Stowe barn in Walnut Beach eyed as possible cooking school

The long-empty Stowe barn in the Walnut Beach section of the city has a very interested buyer, a woman who is considering buying it from the city to convert into a culinary arts center and cooking school.

Heide Lang has run the Fig Cooking School in Hamden for about six years. She and her staff offer a range of classes, with menus ranging from Girls' Night Out to Farmer's Market to a French Bistro Dinner and Spice Market series, according to the company’s website. Lang said the business has grown so much that she needs more space.

“Milford is a great destination town and has done some dynamic things,” she said, explaining that Walnut Beach business owner Susan Patrick took her on a walk through the area several months ago and she fell in love with the old Stowe barn.

The barn has been empty about 14 years and is starting to show signs of neglect, she and city officials said. Although Lang is still looking at other properties, she said she is hooked on the old barn and would love a chance to restore it and turn it into a vibrant economic piece of the Walnut Beach art district.

“It’s a beautiful building and someone needs to preserve it,” Lang said.
A little history
The city bought the Stowe property in 2002 to save the barn and other structures from demolition. A local builder had bought the former dairy farm and planned to raze the old farmhouse and one-time dairy barns and build nine houses. But he compromised with the city on a plan that would appease historians, artists and nearby residents who didn’t want to see the historic buildings razed.

The city had planned to pay $825,000 for the land, but Mayor Ben Blake said that went down to $625,000 because a couple bought one of the buildings for $200,000.

The goal at the time was to make the Stowe property a central part of a Walnut Beach art district, adding to the artsy offerings at the Firehouse Art Gallery and art shops that were popping up in the area.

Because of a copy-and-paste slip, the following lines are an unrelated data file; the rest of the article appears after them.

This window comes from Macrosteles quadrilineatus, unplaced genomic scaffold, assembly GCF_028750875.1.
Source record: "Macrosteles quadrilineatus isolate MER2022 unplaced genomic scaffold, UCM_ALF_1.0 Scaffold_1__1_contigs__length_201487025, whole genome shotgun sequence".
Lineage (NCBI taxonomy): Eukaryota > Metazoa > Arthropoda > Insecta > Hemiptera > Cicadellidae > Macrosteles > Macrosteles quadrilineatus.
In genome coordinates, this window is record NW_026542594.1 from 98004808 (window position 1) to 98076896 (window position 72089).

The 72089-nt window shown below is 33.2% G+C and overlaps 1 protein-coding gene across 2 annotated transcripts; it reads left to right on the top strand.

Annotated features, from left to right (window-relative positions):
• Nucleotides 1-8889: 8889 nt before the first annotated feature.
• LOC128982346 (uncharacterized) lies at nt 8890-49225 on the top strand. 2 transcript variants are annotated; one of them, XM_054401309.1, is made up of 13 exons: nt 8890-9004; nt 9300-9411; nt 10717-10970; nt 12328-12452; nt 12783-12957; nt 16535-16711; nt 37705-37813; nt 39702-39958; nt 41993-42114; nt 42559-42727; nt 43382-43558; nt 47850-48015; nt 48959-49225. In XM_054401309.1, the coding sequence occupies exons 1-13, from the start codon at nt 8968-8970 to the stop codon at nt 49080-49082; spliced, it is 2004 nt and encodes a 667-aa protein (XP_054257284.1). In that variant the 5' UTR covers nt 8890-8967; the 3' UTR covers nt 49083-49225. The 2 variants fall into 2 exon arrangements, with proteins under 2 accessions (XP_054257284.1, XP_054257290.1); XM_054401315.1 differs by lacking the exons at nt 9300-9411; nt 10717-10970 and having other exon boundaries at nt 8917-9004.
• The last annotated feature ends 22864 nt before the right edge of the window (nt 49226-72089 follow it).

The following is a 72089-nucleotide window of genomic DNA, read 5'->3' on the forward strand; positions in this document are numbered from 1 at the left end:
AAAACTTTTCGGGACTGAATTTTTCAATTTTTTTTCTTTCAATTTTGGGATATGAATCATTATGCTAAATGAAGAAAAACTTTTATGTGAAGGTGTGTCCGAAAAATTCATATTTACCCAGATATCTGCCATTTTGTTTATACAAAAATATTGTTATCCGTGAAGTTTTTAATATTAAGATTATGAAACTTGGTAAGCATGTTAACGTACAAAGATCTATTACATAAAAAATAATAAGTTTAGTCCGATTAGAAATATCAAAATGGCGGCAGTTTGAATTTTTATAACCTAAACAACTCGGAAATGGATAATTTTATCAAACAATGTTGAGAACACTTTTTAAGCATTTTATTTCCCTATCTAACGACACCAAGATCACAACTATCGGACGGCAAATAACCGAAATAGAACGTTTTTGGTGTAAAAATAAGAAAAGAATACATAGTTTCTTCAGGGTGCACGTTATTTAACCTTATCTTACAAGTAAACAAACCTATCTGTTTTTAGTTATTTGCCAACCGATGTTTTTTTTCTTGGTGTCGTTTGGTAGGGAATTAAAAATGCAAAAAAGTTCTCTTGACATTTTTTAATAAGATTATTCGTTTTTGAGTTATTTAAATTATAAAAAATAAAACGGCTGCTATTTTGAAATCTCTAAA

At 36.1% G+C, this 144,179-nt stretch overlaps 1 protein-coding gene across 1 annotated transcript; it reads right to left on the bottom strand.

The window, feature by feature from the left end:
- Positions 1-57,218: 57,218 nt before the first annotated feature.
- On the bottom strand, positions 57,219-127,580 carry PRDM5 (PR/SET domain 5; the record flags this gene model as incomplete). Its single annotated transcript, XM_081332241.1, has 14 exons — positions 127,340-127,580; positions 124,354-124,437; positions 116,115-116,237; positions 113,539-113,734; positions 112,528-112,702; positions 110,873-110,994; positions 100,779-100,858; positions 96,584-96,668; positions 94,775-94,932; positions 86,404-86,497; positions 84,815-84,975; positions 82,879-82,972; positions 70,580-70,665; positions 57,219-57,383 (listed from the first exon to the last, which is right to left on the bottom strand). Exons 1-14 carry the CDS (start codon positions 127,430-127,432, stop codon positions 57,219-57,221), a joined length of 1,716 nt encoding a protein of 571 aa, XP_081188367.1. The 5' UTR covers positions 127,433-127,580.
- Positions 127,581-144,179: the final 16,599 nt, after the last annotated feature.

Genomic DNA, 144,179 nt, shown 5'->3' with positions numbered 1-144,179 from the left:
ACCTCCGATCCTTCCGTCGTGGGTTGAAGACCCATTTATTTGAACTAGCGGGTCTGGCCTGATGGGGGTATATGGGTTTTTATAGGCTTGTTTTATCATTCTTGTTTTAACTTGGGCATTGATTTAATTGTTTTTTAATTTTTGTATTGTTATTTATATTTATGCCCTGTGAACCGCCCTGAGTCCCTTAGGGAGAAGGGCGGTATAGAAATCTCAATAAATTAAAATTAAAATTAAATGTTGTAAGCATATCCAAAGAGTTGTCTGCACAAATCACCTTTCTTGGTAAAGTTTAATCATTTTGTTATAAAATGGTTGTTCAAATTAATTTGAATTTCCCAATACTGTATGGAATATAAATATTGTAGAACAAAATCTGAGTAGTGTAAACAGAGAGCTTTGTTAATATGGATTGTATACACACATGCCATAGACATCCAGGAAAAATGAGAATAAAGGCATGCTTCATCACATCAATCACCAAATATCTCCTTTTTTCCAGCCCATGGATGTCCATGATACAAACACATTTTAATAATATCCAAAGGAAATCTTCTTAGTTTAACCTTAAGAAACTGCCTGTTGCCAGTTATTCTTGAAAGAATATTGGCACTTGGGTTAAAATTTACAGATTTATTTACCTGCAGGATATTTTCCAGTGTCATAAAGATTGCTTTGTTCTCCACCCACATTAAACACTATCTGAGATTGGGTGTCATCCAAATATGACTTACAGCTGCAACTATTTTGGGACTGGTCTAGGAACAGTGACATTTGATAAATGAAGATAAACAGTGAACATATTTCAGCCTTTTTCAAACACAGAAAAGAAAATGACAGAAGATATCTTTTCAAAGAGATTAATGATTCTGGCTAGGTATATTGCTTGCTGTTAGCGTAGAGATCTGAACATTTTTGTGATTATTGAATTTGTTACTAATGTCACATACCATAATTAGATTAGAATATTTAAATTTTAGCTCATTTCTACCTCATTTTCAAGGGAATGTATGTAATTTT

But several efforts to find a developer to transform the main barn into an art center failed. One group proposed turning the old dairy farm into a children's museum and another submitted a plan to use the property as a performing arts center and another a holistic learning center. None of those panned out.

According to the Connecticut Post, “a 2007 ‘conceptual plan’ would have required $7 million to create a  that would have outfitted the large barn with a lighting nest, sound board, stage and seating, along with creating a sculpture garden and rental spaces for artists and musicians.”

Three years later, “a downsized project would have shored up the structure and brought it into compliance with building codes and accessibility laws so that it could host public events. The price tag for that 2010 plan was $750,000, allowing the barn to be used as an art gallery, but not performing space,” according to the Post.

With no plans adopted, the barn has stood empty. And while the outside is still in good shape, city officials say the interior is starting to show signs of insect damage and other wear due to the elements.
In the talking stage
Last week Milford’s aldermen discussed Lang’s cooking school idea in executive session, and while there are no deals yet, Blake said he thinks the cooking school is an idea worth bringing to the Board of Aldermen for consideration.

“We want something in there because it’s deteriorating at a quick pace,” Blake said.